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Lift Stops Grain Damage In Combines
The inventor of the "Bean Veyor", a belt conveyor that replaces the regular combine unloading auger to eliminate damage to soybeans as they're unloaded, has developed a new invention that reduces damage to soybeans as they're being threshed.
The new "Bean Lift" is a low-speed elevator leg that moves beans from the separation area in the combine to the bin and completely replaces the clean grain elevator.
"The Bean Veyor eliminates damage as beans are unloaded by auger. We used to think the rest of the damage was done in the cylinder or separator area but, by testing, we discovered that it was actually occurring in the clean grain elevator as a result of mechanical damage due to the high speed at which the cups or paddles handled them. The beans were actually smashed when trapped between the chain and the sprockets, and as they slid along the sidewalls," says Gale E. Maust, president of Maust Enterprises, Inc.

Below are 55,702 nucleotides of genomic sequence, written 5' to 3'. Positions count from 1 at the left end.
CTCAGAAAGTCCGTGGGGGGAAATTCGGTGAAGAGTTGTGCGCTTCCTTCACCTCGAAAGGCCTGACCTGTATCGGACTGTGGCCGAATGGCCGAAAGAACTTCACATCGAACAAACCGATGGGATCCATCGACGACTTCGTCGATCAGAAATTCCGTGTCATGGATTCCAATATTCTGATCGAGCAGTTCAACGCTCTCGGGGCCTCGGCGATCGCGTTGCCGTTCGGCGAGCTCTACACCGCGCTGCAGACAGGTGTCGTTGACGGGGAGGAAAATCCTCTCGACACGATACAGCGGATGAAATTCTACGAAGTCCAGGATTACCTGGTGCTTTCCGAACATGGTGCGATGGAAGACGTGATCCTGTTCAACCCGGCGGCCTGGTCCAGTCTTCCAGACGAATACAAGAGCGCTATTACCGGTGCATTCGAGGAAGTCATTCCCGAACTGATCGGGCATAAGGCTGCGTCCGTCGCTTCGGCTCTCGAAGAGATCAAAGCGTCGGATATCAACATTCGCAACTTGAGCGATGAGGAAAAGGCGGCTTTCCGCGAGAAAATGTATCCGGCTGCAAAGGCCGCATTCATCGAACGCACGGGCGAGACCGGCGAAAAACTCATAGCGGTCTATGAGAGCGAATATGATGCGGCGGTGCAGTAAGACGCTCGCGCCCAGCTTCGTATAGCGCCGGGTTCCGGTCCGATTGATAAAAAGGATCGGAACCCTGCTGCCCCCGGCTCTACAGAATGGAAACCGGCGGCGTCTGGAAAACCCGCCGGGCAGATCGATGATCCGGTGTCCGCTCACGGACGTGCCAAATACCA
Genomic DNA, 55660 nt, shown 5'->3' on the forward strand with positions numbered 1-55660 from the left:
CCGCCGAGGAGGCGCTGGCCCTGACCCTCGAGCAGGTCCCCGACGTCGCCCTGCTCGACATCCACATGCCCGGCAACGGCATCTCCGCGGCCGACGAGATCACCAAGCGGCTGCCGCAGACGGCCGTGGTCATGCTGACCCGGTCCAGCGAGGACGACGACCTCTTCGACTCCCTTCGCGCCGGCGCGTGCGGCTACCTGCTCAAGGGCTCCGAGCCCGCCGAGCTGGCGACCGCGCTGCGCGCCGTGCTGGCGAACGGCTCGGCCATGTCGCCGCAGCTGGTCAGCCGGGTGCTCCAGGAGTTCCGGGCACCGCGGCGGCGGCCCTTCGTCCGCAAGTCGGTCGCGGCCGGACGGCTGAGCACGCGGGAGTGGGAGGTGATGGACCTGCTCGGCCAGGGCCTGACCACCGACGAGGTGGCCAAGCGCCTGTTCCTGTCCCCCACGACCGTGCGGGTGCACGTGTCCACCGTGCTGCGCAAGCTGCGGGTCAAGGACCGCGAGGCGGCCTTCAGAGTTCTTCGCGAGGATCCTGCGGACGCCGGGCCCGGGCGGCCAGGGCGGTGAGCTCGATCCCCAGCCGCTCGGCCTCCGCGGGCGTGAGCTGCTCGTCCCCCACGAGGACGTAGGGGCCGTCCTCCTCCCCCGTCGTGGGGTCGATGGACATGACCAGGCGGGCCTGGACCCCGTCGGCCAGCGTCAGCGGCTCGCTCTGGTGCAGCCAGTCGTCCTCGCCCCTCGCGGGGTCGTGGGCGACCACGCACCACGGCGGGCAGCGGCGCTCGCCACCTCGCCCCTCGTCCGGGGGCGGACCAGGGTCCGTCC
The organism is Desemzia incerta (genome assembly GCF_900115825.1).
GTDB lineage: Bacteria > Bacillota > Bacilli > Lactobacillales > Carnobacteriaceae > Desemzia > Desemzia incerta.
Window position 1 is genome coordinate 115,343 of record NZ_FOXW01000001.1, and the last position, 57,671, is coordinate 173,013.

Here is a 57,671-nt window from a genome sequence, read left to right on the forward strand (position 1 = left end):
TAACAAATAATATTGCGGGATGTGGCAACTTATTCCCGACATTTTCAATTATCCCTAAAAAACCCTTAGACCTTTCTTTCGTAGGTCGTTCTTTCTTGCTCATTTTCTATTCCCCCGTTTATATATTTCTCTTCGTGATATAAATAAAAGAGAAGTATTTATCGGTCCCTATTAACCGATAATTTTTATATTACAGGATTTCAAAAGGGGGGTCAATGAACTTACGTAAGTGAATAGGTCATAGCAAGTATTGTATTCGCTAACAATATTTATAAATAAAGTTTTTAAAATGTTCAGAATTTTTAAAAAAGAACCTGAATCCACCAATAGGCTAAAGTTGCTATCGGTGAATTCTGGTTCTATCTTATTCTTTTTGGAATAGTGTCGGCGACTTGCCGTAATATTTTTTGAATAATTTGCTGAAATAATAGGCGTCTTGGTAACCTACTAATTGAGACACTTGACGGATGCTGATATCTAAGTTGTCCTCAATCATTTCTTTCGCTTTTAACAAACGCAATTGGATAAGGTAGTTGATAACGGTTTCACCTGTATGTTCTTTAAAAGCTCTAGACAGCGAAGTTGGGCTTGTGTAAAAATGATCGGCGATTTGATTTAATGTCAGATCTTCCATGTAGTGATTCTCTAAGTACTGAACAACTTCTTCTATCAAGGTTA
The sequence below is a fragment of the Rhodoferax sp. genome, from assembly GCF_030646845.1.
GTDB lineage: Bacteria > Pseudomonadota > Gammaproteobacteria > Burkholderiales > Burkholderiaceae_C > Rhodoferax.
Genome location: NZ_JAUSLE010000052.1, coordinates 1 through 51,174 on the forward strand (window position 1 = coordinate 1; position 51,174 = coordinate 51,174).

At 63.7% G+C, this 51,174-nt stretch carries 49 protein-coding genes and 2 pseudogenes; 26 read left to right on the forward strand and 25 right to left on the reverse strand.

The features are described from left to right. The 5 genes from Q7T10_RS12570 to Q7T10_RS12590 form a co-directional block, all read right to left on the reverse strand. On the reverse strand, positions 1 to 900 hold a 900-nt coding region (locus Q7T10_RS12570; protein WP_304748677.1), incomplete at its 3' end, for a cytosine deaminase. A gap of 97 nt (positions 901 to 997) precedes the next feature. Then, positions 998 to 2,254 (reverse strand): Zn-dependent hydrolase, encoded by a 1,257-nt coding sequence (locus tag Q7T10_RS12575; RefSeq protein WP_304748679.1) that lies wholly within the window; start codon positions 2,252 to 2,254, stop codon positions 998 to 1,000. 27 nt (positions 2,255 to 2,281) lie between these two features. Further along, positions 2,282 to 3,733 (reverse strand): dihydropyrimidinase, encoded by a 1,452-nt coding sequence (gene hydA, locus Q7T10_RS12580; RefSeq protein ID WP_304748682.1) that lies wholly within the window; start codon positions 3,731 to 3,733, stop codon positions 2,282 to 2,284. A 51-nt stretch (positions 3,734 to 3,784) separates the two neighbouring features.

"Many owners have attempted to reduce damage problems by replacing the rubber paddles with steel cups. The steel cups do help prevent elevator plug-up due to mud but a great deal of damage can still occur as a result of the sliding action and the high speed at which the cups operate," explains Maust.
The new Bean Lift, which fits all Case-IH Axial Flow and Deere 6600 and 7700 models, consists of 6 by 10-in. cups that travel at 1/6th the speed of standard clean grain elevators.
The Bean Veyor and Bean Lift were developed primarily for the dry edible bean market but Maust says interest has been strong from growers of everything from peanuts to soybeans to corn. The two add-on units sell as a package for $3,000 to $3,500, depending on make of combine.
For more information, contact: FARM SHOW Followup, Gale E. Maust, Maust Enterprises, Inc., 8639 Pigeon Rd., Bay Port, Mich. 48720 (ph 517 453-3837).

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1986 - Volume #10, Issue #4